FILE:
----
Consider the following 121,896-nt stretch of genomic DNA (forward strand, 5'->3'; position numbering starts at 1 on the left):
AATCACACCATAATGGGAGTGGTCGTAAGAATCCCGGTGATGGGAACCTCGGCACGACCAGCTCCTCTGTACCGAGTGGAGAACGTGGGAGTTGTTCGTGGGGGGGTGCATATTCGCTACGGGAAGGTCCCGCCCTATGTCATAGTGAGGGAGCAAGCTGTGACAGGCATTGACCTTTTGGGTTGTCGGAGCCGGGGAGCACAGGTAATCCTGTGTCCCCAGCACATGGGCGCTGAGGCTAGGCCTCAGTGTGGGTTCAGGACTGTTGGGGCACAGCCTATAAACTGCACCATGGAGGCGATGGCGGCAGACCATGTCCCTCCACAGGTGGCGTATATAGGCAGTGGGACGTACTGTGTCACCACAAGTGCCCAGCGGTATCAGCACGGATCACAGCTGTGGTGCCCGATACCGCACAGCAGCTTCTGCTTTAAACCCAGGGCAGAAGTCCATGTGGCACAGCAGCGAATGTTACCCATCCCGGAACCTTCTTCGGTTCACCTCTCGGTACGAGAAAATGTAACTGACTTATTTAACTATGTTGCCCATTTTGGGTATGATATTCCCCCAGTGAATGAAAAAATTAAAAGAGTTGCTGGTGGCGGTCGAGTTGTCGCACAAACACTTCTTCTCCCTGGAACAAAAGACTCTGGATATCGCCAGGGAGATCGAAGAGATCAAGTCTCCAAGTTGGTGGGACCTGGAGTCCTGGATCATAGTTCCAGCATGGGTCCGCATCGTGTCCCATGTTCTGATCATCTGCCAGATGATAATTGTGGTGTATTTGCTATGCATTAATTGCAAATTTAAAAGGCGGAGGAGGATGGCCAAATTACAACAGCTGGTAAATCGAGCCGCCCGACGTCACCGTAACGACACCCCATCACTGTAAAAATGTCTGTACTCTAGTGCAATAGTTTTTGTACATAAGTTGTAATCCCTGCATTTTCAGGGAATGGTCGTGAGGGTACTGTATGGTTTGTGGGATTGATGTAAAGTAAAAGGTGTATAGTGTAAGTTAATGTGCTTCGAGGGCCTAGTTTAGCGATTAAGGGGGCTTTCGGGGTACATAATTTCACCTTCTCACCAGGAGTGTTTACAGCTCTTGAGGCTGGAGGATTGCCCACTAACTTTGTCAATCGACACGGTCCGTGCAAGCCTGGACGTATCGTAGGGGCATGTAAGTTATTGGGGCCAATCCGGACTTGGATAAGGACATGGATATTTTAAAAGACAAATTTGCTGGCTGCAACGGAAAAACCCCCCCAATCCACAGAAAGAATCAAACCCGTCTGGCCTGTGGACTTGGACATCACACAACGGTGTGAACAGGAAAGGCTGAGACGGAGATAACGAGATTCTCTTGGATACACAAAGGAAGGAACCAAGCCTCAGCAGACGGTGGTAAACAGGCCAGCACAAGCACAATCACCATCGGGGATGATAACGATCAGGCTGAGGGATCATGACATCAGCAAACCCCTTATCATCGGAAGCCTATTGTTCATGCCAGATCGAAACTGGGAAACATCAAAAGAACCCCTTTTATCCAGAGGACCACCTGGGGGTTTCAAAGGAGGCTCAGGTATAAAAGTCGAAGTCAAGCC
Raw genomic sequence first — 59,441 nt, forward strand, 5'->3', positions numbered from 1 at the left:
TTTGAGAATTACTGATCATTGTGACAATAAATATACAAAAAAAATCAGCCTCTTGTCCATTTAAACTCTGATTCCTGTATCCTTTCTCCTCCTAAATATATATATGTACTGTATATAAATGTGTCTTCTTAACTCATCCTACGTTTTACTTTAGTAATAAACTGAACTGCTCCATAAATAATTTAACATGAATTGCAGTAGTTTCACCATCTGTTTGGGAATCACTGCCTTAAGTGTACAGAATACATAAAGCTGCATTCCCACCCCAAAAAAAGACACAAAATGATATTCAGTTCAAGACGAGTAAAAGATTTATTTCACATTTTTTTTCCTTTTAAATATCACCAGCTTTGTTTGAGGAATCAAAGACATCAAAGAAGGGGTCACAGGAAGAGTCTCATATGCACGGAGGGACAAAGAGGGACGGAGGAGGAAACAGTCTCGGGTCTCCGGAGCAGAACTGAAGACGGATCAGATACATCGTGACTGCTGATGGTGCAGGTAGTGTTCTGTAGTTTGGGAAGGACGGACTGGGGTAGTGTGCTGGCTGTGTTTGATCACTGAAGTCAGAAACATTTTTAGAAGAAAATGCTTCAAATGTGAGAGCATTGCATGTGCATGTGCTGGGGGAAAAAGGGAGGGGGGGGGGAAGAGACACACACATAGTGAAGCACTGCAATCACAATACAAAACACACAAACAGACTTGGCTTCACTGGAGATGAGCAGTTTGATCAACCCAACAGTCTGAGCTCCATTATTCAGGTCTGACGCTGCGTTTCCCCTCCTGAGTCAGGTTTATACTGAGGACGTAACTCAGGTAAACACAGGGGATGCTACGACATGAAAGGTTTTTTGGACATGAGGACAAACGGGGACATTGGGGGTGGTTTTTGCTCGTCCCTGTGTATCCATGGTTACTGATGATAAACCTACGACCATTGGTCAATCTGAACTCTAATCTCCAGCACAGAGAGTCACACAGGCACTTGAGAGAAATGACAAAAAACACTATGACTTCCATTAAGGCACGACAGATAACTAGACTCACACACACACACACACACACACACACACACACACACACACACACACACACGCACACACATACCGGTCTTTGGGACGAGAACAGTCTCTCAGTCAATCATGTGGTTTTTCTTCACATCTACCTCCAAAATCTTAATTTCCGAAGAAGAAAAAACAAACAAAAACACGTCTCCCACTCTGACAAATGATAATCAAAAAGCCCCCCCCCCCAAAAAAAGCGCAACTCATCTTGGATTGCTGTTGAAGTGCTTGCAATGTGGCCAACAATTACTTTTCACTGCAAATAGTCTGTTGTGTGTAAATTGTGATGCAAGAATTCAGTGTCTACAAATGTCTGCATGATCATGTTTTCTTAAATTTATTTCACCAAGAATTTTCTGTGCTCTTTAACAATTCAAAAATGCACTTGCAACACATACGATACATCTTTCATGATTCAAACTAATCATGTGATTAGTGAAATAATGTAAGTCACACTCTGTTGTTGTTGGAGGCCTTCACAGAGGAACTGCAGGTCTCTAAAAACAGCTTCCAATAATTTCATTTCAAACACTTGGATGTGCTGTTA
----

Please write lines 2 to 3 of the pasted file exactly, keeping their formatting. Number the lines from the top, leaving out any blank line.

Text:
AATCACACCATAATGGGAGTGGTCGTAAGAATCCCGGTGATGGGAACCTCGGCACGACCAGCTCCTCTGTACCGAGTGGAGAACGTGGGAGTTGTTCGTGGGGGGGTGCATATTCGCTACGGGAAGGTCCCGCCCTATGTCATAGTGAGGGAGCAAGCTGTGACAGGCATTGACCTTTTGGGTTGTCGGAGCCGGGGAGCACAGGTAATCCTGTGTCCCCAGCACATGGGCGCTGAGGCTAGGCCTCAGTGTGGGTTCAGGACTGTTGGGGCACAGCCTATAAACTGCACCATGGAGGCGATGGCGGCAGACCATGTCCCTCCACAGGTGGCGTATATAGGCAGTGGGACGTACTGTGTCACCACAAGTGCCCAGCGGTATCAGCACGGATCACAGCTGTGGTGCCCGATACCGCACAGCAGCTTCTGCTTTAAACCCAGGGCAGAAGTCCATGTGGCACAGCAGCGAATGTTACCCATCCCGGAACCTTCTTCGGTTCACCTCTCGGTACGAGAAAATGTAACTGACTTATTTAACTATGTTGCCCATTTTGGGTATGATATTCCCCCAGTGAATGAAAAAATTAAAAGAGTTGCTGGTGGCGGTCGAGTTGTCGCACAAACACTTCTTCTCCCTGGAACAAAAGACTCTGGATATCGCCAGGGAGATCGAAGAGATCAAGTCTCCAAGTTGGTGGGACCTGGAGTCCTGGATCATAGTTCCAGCATGGGTCCGCATCGTGTCCCATGTTCTGATCATCTGCCAGATGATAATTGTGGTGTATTTGCTATGCATTAATTGCAAATTTAAAAGGCGGAGGAGGATGGCCAAATTACAACAGCTGGTAAATCGAGCCGCCCGACGTCACCGTAACGACACCCCATCACTGTAAAAATGTCTGTACTCTAGTGCAATAGTTTTTGTACATAAGTTGTAATCCCTGCATTTTCAGGGAATGGTCGTGAGGGTACTGTATGGTTTGTGGGATTGATGTAAAGTAAAAGGTGTATAGTGTAAGTTAATGTGCTTCGAGGGCCTAGTTTAGCGATTAAGGGGGCTTTCGGGGTACATAATTTCACCTTCTCACCAGGAGTGTTTACAGCTCTTGAGGCTGGAGGATTGCCCACTAACTTTGTCAATCGACACGGTCCGTGCAAGCCTGGACGTATCGTAGGGGCATGTAAGTTATTGGGGCCAATCCGGACTTGGATAAGGACATGGATATTTTAAAAGACAAATTTGCTGGCTGCAACGGAAAAACCCCCCCAATCCACAGAAAGAATCAAACCCGTCTGGCCTGTGGACTTGGACATCACACAACGGTGTGAACAGGAAAGGCTGAGACGGAGATAACGAGATTCTCTTGGATACACAAAGGAAGGAACCAAGCCTCAGCAGACGGTGGTAAACAGGCCAGCACAAGCACAATCACCATCGGGGATGATAACGATCAGGCTGAGGGATCATGACATCAGCAAACCCCTTATCATCGGAAGCCTATTGTTCATGCCAGATCGAAACTGGGAAACATCAAAAGAACCCCTTTTATCCAGAGGACCACCTGGGGGTTTCAAAGGAGGCTCAGGTATAAAAGTCGAAGTCAAGCC
Raw genomic sequence first — 59,441 nt, forward strand, 5'->3', positions numbered from 1 at the left: